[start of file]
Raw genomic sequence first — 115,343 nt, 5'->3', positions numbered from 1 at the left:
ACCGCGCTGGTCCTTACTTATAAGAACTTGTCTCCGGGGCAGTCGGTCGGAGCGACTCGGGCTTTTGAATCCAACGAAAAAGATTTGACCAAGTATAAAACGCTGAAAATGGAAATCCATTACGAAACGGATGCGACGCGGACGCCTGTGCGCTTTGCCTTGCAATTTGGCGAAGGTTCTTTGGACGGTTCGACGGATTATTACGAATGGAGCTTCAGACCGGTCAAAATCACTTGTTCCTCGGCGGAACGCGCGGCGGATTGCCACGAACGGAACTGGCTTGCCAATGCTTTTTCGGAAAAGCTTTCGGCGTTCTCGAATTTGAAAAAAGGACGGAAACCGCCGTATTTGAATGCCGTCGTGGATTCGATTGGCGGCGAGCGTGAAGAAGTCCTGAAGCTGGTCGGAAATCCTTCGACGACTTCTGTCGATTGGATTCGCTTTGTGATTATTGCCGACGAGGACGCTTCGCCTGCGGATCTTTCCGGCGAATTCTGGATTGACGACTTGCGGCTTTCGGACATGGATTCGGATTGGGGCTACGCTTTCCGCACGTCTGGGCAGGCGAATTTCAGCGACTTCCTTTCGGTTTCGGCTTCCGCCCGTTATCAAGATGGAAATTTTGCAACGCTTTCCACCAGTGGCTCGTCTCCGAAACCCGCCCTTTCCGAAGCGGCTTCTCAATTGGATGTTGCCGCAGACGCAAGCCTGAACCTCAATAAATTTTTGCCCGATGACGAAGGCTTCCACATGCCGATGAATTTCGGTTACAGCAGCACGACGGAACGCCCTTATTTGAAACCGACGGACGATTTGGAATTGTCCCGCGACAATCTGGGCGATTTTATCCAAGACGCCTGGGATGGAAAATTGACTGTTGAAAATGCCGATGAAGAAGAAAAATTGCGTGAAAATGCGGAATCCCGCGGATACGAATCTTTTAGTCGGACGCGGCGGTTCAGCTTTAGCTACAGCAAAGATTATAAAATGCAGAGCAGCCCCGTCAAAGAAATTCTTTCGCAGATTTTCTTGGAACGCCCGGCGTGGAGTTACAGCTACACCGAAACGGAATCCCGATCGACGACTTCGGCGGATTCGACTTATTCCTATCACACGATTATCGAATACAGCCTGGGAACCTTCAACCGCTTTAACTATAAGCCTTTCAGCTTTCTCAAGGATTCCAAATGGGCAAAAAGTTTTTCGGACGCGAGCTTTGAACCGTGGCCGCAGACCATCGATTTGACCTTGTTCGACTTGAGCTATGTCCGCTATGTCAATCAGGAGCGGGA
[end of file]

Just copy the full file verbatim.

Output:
Raw genomic sequence first — 115,343 nt, 5'->3', positions numbered from 1 at the left:
ACCGCGCTGGTCCTTACTTATAAGAACTTGTCTCCGGGGCAGTCGGTCGGAGCGACTCGGGCTTTTGAATCCAACGAAAAAGATTTGACCAAGTATAAAACGCTGAAAATGGAAATCCATTACGAAACGGATGCGACGCGGACGCCTGTGCGCTTTGCCTTGCAATTTGGCGAAGGTTCTTTGGACGGTTCGACGGATTATTACGAATGGAGCTTCAGACCGGTCAAAATCACTTGTTCCTCGGCGGAACGCGCGGCGGATTGCCACGAACGGAACTGGCTTGCCAATGCTTTTTCGGAAAAGCTTTCGGCGTTCTCGAATTTGAAAAAAGGACGGAAACCGCCGTATTTGAATGCCGTCGTGGATTCGATTGGCGGCGAGCGTGAAGAAGTCCTGAAGCTGGTCGGAAATCCTTCGACGACTTCTGTCGATTGGATTCGCTTTGTGATTATTGCCGACGAGGACGCTTCGCCTGCGGATCTTTCCGGCGAATTCTGGATTGACGACTTGCGGCTTTCGGACATGGATTCGGATTGGGGCTACGCTTTCCGCACGTCTGGGCAGGCGAATTTCAGCGACTTCCTTTCGGTTTCGGCTTCCGCCCGTTATCAAGATGGAAATTTTGCAACGCTTTCCACCAGTGGCTCGTCTCCGAAACCCGCCCTTTCCGAAGCGGCTTCTCAATTGGATGTTGCCGCAGACGCAAGCCTGAACCTCAATAAATTTTTGCCCGATGACGAAGGCTTCCACATGCCGATGAATTTCGGTTACAGCAGCACGACGGAACGCCCTTATTTGAAACCGACGGACGATTTGGAATTGTCCCGCGACAATCTGGGCGATTTTATCCAAGACGCCTGGGATGGAAAATTGACTGTTGAAAATGCCGATGAAGAAGAAAAATTGCGTGAAAATGCGGAATCCCGCGGATACGAATCTTTTAGTCGGACGCGGCGGTTCAGCTTTAGCTACAGCAAAGATTATAAAATGCAGAGCAGCCCCGTCAAAGAAATTCTTTCGCAGATTTTCTTGGAACGCCCGGCGTGGAGTTACAGCTACACCGAAACGGAATCCCGATCGACGACTTCGGCGGATTCGACTTATTCCTATCACACGATTATCGAATACAGCCTGGGAACCTTCAACCGCTTTAACTATAAGCCTTTCAGCTTTCTCAAGGATTCCAAATGGGCAAAAAGTTTTTCGGACGCGAGCTTTGAACCGTGGCCGCAGACCATCGATTTGACCTTGTTCGACTTGAGCTATGTCCGCTATGTCAATCAGGAGCGGGA